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Ex-deputy AG sues Salt Lake County DA office over arrest during John Swallow trial

Kirk Torgensen, a former chief deputy Utah attorney general, testifies on the fourth day of former Utah Attorney General John Swallow's public corruption trial at the Matheson Courthouse in Salt Lake City on Friday, Feb. 10, 2017.
Kirk Torgensen, a former chief deputy Utah attorney general, testifies on the fourth day of former Utah Attorney General John Swallow's public corruption trial at the Matheson Courthouse in Salt Lake City on Friday, Feb. 10, 2017.
Spenser Heaps, Deseret News

SALT LAKE CITY — A former chief deputy Utah attorney general says Salt Lake County prosecutors violated his civil rights when they had him thrown in jail, claiming he told them he wouldn't be available to testify in the John Swallow trial last year.

Kirk Torgensen, who now lives in Florida, contends in a federal lawsuit filed Thursday that he cooperated fully with the criminal investigations into his former bosses, ex-attorneys general Swallow and Mark Shurtleff.

Torgensen said Thursday that the "biggest shock of my life" is the how the system he worked in for over 25 years was used to violate his constitutional rights and dignity in such a "blatantly illegal and unethical way."

"Obviously, the DA office was not concerned by what the law stated and chose to throw an innocent person in jail for their own warped reasons," he said in an email. "There were no facts whatsoever to warrant anything they did. It saddens me that the system I dedicated my career to could be used in such (an) evil way."

The lawsuit names Salt Lake County District Attorney Sim Gill; deputy district attorneys Chou Chou Collins, Fred Burmester and Sam Sutton; and investigator Cortney Nelson as defendants. Collins and Burmester were the lead prosecutors in the public corruption case against Swallow.

Gill said he was unaware of the lawsuit Thursday. He said his office would respond after it has a chance to see the complaint.

When Torgensen came to Utah in January 2017 for his mother's funeral, Collins contacted him to talk about calling him as a witness at Swallow's trial in February.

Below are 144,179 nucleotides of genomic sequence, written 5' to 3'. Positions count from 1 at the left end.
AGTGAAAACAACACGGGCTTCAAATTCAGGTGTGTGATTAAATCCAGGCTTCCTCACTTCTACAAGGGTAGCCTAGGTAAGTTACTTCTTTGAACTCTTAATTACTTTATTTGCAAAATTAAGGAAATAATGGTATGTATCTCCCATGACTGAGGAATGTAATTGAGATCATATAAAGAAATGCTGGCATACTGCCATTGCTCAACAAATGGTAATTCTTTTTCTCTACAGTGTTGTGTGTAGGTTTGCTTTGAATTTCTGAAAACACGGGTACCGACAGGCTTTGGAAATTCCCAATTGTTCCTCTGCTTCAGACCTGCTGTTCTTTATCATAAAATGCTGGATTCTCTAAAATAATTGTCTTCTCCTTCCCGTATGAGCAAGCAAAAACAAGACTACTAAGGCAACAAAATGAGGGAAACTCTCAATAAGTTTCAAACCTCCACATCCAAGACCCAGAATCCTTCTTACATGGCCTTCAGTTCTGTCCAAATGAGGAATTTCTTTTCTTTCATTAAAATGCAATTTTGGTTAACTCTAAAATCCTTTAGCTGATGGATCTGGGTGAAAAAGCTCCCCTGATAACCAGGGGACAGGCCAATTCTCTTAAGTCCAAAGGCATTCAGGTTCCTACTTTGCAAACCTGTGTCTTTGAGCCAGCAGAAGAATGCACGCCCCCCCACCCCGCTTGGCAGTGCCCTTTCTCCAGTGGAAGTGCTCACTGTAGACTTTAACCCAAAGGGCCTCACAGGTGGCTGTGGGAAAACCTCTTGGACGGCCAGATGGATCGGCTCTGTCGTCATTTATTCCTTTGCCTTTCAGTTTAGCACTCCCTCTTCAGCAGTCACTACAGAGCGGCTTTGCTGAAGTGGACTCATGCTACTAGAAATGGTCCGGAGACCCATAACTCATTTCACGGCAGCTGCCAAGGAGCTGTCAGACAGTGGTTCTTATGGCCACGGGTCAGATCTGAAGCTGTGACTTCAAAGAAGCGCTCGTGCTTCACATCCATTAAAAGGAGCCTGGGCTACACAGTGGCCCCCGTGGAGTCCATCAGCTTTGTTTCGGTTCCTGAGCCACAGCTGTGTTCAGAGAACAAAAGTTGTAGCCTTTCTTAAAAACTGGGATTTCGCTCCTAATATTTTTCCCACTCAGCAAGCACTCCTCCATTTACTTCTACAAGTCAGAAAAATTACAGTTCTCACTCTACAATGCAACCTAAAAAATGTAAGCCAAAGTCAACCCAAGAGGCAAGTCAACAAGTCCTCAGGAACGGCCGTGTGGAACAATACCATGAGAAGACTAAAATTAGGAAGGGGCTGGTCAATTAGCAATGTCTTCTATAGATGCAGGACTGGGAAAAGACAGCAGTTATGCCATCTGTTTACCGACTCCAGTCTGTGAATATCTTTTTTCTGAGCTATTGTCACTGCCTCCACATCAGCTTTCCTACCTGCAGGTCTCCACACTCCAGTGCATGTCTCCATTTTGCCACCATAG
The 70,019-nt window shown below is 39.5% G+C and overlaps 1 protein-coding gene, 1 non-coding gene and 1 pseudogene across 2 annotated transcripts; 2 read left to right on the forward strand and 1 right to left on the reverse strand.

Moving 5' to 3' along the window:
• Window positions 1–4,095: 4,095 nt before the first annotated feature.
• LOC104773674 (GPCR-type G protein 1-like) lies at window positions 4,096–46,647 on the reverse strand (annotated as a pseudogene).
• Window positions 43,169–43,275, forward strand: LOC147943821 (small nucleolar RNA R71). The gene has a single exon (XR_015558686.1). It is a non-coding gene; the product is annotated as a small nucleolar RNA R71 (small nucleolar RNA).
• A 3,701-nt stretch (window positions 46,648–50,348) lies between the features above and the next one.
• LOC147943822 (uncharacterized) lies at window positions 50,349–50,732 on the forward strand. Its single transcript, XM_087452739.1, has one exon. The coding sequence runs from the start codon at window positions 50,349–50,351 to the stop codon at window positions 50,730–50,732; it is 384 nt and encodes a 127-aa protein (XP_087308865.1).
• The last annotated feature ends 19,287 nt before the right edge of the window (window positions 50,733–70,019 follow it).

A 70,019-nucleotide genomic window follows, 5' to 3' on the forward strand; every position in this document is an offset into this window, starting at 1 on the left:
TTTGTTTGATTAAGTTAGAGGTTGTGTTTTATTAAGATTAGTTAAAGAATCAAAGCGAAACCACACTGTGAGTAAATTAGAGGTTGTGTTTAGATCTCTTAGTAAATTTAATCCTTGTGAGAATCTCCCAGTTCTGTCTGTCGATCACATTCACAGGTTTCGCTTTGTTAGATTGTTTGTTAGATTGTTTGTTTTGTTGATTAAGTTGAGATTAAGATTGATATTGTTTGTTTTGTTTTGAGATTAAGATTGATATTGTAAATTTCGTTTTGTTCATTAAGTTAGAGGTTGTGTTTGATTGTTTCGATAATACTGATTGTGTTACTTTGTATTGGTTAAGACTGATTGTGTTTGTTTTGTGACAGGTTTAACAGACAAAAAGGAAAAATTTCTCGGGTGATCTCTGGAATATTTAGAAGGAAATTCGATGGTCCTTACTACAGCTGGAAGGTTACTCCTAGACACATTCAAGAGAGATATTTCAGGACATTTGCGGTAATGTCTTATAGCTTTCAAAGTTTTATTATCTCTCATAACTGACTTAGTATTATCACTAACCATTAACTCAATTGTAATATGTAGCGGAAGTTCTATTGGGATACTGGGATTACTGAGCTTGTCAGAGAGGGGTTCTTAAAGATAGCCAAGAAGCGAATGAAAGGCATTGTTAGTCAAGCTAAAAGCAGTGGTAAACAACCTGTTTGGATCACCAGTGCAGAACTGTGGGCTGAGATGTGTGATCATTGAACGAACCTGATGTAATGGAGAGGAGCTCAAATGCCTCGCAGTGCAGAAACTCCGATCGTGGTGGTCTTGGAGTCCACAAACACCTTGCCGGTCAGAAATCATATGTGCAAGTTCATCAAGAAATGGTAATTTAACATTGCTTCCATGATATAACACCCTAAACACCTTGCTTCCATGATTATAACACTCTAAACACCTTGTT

Torgensen was surprised because he had not heard from prosecutors for more than a year and didn't know the trial date, according to the lawsuit. He explained he had a long-planned, six-week international trip scheduled during that time but would do provide his testimony "one way or another," including flying home from vacation if the county would pay for it.

A day later, he was served with a subpoena to appear at the trial, which Torgensen said he fully intended to comply with, the lawsuit says. The next day, the Swallow trial judge issued a material witness warrant and Torgensen was arrested at the home of a friend, assistant Utah attorney general Scott Reed.

"I was arrested by seven armed FBI agents just hours after burying my mother," Torgensen said.

Torgensen believes that his arrest was "intended to intimidate and pressure him to testify in a manner consistent with the prosecution's view of the case," according to the lawsuit.

He was held in the Salt Lake County Jail on $100,000 bail until the judge released him after a hastily called hearing the day after his arrest. She also ordered him to be present to testify for three days in February and that the state pay his travel costs from Florida.

The lawsuit says Torgensen was treated like a "common criminal, including wearing an orange jail jumpsuit" and being handcuffed and shackled during his arrest and incarceration.

"He was treated with disrespect by jail personnel, including being cross-checked with a baton while being told to "face the (expletive) wall," according to the lawsuit.

Torgensen ultimately testified at the trial for less than an hour, and mostly on cross-examination by Swallow's defense lawyer.

"After all of this trouble and effort, the prosecution elicited no inculpatory evidence during Torgensen's direct examination," the lawsuit says.

A jury acquitted Swallow on all charges. Prosecutors dropped all charges against Shurtleff.

Torgensen suffered humiliation, depression requiring medical attention, and physical pain including injury to his Achilles tendon from being shackled, according to the lawsuit.

"While officials from the DA's office have conceded error in obtaining the material witness arrest warrant for Torgensen, the DA's office has failed to reimburse Torgensen for his attorney's fees or compensate him for the economic and non-economic damages caused by these unlawful and traumatic events," the lawsuit says.